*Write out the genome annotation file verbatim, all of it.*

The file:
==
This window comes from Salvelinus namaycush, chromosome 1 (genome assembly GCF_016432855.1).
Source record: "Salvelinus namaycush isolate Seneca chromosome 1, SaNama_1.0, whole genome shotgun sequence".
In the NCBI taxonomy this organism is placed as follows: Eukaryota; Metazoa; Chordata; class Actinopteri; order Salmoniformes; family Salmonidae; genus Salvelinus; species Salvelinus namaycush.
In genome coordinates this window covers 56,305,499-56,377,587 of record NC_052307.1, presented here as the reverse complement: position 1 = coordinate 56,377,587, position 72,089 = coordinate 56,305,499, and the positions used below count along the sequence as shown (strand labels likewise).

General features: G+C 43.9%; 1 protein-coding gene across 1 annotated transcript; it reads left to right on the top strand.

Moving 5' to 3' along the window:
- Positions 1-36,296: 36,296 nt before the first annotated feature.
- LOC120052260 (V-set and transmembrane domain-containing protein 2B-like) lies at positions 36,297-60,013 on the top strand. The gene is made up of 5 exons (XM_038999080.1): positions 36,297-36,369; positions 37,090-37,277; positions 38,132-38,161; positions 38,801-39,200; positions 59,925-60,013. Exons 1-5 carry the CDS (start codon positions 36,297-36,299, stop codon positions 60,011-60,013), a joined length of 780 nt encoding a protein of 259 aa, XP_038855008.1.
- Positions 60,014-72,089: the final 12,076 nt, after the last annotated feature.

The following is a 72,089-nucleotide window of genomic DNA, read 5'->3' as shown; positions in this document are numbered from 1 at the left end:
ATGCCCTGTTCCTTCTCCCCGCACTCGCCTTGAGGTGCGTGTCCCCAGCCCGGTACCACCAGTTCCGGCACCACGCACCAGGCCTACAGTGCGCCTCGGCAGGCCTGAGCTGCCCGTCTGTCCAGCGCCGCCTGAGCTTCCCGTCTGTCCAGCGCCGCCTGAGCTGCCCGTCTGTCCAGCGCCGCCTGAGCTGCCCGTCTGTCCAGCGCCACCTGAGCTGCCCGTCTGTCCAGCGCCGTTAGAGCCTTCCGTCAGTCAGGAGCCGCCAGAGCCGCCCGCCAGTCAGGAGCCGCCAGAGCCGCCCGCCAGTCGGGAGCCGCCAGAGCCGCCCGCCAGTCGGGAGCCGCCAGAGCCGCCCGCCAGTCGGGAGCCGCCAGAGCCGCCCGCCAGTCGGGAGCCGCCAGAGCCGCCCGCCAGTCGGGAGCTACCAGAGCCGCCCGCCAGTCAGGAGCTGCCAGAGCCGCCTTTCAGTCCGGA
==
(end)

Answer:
This window comes from Salvelinus namaycush, chromosome 1 (genome assembly GCF_016432855.1).
Source record: "Salvelinus namaycush isolate Seneca chromosome 1, SaNama_1.0, whole genome shotgun sequence".
In the NCBI taxonomy this organism is placed as follows: Eukaryota; Metazoa; Chordata; class Actinopteri; order Salmoniformes; family Salmonidae; genus Salvelinus; species Salvelinus namaycush.
In genome coordinates this window covers 56,305,499-56,377,587 of record NC_052307.1, presented here as the reverse complement: position 1 = coordinate 56,377,587, position 72,089 = coordinate 56,305,499, and the positions used below count along the sequence as shown (strand labels likewise).

General features: G+C 43.9%; 1 protein-coding gene across 1 annotated transcript; it reads left to right on the top strand.

Moving 5' to 3' along the window:
- Positions 1-36,296: 36,296 nt before the first annotated feature.
- LOC120052260 (V-set and transmembrane domain-containing protein 2B-like) lies at positions 36,297-60,013 on the top strand. The gene is made up of 5 exons (XM_038999080.1): positions 36,297-36,369; positions 37,090-37,277; positions 38,132-38,161; positions 38,801-39,200; positions 59,925-60,013. Exons 1-5 carry the CDS (start codon positions 36,297-36,299, stop codon positions 60,011-60,013), a joined length of 780 nt encoding a protein of 259 aa, XP_038855008.1.
- Positions 60,014-72,089: the final 12,076 nt, after the last annotated feature.

The following is a 72,089-nucleotide window of genomic DNA, read 5'->3' as shown; positions in this document are numbered from 1 at the left end:
ATGCCCTGTTCCTTCTCCCCGCACTCGCCTTGAGGTGCGTGTCCCCAGCCCGGTACCACCAGTTCCGGCACCACGCACCAGGCCTACAGTGCGCCTCGGCAGGCCTGAGCTGCCCGTCTGTCCAGCGCCGCCTGAGCTTCCCGTCTGTCCAGCGCCGCCTGAGCTGCCCGTCTGTCCAGCGCCGCCTGAGCTGCCCGTCTGTCCAGCGCCACCTGAGCTGCCCGTCTGTCCAGCGCCGTTAGAGCCTTCCGTCAGTCAGGAGCCGCCAGAGCCGCCCGCCAGTCAGGAGCCGCCAGAGCCGCCCGCCAGTCGGGAGCCGCCAGAGCCGCCCGCCAGTCGGGAGCCGCCAGAGCCGCCCGCCAGTCGGGAGCCGCCAGAGCCGCCCGCCAGTCGGGAGCCGCCAGAGCCGCCCGCCAGTCGGGAGCTACCAGAGCCGCCCGCCAGTCAGGAGCTGCCAGAGCCGCCTTTCAGTCCGGA